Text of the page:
When You Can — and Can’t — Be Held in Contempt in Florida for Failing to Comply With the Terms of an Old Marital Settlement Agreement

Many years ago, Frank Sinatra sang that “Love is lovelier the second time around.” For some, though, that isn’t true. There’s a reason that the couple broke up the first time – and those problems eventually doom the relationship the second time around. Some couples may divorce and remarry and divorce again. Others may make it to the brink of divorce, perhaps even going so far as for one spouse to file a divorce petition and for both spouses to agree to the terms of a marital settlement agreement before backing off and deciding to remain married.

If you’re in a situation like the second scenario and you eventually decide to divorce years later, what, you may wonder, should you do in terms of dealing with that old settlement agreement? The first thing you should definitely do is consult an experienced Fort Lauderdale divorce attorney to get the customized answers you need for your specific situation.

A recent case from Miami-Dade County looked into exactly that scenario of a near divorce followed by an actual divorce years later. V.T., the husband filed for divorce in 2009. In 2012, both spouses agreed to terms on a marital settlement agreement. However, the husband never pursued finalizing the divorce and the court threw out the case in 2013 after neither spouse showed up for a scheduled hearing.

Fast forward to 2017 and the husband, without a lawyer, once again filed for divorce. The wife did hire an attorney, and her counsel promptly asked the judge to enforce the terms of the 2012 settlement agreement. A month later, she asked the judge to hold the husband in contempt for failure to comply with the terms of the agreement.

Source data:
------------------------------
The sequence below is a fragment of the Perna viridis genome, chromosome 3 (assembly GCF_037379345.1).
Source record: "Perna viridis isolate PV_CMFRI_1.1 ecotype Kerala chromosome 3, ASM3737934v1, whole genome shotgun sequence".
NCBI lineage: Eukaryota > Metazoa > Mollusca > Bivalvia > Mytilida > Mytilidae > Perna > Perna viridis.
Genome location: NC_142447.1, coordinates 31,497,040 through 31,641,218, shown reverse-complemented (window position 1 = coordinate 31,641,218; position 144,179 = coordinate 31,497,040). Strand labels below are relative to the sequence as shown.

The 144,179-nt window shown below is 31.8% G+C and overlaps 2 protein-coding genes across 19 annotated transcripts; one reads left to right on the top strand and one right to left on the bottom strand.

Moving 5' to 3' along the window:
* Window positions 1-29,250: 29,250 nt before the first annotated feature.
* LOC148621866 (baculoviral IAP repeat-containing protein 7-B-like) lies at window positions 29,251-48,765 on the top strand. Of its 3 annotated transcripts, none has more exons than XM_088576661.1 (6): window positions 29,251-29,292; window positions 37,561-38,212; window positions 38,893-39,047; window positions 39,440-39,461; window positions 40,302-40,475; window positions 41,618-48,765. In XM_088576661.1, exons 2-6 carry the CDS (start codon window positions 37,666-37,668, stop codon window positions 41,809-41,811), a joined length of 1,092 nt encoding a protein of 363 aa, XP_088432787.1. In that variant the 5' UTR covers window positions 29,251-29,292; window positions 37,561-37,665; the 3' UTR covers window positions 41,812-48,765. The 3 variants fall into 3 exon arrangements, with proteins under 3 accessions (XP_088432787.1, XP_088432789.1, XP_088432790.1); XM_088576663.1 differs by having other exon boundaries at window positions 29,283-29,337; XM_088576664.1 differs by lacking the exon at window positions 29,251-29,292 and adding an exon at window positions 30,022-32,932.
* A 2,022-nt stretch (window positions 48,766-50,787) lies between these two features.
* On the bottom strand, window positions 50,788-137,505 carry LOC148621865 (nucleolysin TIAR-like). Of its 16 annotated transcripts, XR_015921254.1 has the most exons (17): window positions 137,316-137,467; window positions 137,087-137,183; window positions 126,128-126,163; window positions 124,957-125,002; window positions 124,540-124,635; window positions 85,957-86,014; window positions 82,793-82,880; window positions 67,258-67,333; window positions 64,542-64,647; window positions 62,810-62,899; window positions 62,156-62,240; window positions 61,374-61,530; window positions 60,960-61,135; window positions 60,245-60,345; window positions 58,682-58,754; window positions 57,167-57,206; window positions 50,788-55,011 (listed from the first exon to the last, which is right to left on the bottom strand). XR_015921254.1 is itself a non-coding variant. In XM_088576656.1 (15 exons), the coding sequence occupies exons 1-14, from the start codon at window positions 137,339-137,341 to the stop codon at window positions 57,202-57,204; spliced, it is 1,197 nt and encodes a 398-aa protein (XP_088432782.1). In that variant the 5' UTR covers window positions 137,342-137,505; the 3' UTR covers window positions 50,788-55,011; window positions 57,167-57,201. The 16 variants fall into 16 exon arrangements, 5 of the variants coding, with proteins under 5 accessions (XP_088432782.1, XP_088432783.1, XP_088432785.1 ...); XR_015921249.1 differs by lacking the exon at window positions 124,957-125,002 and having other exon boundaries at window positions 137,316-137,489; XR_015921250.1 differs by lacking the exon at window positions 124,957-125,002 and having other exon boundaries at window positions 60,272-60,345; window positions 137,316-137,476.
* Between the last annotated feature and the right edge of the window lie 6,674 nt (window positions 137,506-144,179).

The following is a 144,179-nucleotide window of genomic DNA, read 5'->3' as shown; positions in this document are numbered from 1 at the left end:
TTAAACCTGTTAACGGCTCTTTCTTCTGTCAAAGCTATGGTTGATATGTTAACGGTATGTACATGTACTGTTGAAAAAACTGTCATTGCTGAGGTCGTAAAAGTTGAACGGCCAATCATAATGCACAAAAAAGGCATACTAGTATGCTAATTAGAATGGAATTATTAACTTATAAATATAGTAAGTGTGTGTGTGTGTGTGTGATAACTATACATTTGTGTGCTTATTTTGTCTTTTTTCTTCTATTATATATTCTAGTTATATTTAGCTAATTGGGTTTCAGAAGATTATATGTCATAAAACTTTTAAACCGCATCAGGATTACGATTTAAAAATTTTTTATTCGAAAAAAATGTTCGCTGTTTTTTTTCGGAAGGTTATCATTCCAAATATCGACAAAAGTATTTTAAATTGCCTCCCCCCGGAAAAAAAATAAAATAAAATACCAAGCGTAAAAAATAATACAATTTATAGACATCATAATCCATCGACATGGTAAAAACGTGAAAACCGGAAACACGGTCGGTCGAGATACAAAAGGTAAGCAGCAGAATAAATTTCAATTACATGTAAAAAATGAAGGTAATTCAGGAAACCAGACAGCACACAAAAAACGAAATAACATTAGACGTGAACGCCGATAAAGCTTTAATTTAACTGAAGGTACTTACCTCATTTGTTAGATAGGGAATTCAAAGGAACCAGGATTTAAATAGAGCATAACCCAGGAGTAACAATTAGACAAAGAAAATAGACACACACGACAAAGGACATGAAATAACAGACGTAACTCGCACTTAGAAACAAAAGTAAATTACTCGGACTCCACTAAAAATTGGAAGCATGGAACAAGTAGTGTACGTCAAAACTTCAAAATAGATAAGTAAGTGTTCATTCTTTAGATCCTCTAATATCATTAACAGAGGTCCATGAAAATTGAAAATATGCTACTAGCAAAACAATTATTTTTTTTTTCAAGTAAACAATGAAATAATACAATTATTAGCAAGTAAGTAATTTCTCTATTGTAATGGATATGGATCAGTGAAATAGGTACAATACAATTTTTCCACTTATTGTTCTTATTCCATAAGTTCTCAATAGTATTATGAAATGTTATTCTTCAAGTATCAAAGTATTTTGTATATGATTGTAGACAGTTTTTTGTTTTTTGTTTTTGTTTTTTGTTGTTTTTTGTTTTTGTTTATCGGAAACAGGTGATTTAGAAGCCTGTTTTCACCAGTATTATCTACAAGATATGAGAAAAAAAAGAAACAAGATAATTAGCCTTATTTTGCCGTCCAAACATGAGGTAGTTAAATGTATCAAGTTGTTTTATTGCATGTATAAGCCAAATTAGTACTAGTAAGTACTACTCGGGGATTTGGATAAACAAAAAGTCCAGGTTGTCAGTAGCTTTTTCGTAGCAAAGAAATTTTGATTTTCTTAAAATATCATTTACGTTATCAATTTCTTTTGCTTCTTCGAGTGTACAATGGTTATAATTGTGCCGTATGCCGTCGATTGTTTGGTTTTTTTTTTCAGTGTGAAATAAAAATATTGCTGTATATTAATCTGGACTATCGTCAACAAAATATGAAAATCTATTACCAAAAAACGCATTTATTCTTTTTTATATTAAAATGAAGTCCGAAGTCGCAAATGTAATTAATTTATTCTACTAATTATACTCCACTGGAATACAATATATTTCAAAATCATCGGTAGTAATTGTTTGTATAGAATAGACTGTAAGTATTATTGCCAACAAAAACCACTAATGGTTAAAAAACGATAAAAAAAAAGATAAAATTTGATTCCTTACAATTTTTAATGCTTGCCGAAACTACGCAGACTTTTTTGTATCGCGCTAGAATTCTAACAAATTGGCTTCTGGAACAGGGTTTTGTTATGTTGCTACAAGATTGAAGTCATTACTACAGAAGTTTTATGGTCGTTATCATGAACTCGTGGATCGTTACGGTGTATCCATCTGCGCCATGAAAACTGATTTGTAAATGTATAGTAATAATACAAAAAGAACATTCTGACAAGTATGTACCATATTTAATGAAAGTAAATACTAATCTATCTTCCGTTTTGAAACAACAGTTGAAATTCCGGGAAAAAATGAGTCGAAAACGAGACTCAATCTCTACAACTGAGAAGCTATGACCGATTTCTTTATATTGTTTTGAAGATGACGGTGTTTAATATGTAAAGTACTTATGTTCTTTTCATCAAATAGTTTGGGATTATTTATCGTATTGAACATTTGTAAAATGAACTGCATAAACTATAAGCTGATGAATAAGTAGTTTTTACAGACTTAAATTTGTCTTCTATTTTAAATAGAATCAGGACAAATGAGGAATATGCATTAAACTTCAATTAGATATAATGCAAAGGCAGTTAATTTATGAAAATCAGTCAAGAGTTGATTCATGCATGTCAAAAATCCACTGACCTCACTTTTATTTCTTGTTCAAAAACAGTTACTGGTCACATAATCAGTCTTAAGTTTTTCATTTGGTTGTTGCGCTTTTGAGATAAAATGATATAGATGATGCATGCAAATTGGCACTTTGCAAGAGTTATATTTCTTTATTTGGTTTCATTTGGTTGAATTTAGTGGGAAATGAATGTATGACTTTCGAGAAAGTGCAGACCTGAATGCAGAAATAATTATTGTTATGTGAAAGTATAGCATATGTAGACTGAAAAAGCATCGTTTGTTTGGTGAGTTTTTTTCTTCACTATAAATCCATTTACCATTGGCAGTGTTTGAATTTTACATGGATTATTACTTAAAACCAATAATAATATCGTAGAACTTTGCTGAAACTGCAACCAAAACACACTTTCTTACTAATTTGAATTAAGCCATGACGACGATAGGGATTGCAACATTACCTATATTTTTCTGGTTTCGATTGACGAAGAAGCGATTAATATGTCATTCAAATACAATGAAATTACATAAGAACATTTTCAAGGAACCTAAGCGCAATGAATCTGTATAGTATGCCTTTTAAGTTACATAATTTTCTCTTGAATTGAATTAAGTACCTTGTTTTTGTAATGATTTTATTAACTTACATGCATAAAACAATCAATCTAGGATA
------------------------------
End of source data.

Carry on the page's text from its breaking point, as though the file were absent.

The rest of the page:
The husband belatedly, but wisely (because it’s always better late than never) hired an attorney, who opposed any ruling finding the husband in contempt.

So… who was right? According to the appeals court, the husband was. Even though the appeals court agreed with the trial judge’s determination that the husband “willfully disregarded his contractual undertakings in the 2012” settlement agreement, the husband still couldn’t be held in contempt.

No ‘disobedience of a court order’ means no civil contempt

The reason was that contempt of court requires the wrongdoer’s “disobedience of a court order,” which wasn’t the case here. The 2012 settlement agreement had never been ratified or confirmed by any judge and it had never been incorporated into any final judgment of divorce. When that is the situation, the wrongdoer may potentially face a verdict that he breached a binding contract and owes his spouse money damages, but he cannot be held in contempt of court for not complying with the agreement under those circumstances.

Obviously, this husband’s situation was a fairly uncommon one. But there is still a lot that anyone can learn from his case. One of the most important things is that any case may have potential pitfalls, so don’t put yourself at risk by trying to handle your divorce on your own. Whether it is fighting against an improper finding or contempt of some other issue, trust the seasoned South Florida family law attorneys at Sandy T. Fox, P.A. to protect your rights and help you get a fair outcome from in your divorce. Contact our attorneys online or by calling (800) 596-0579 to schedule your confidential consultation.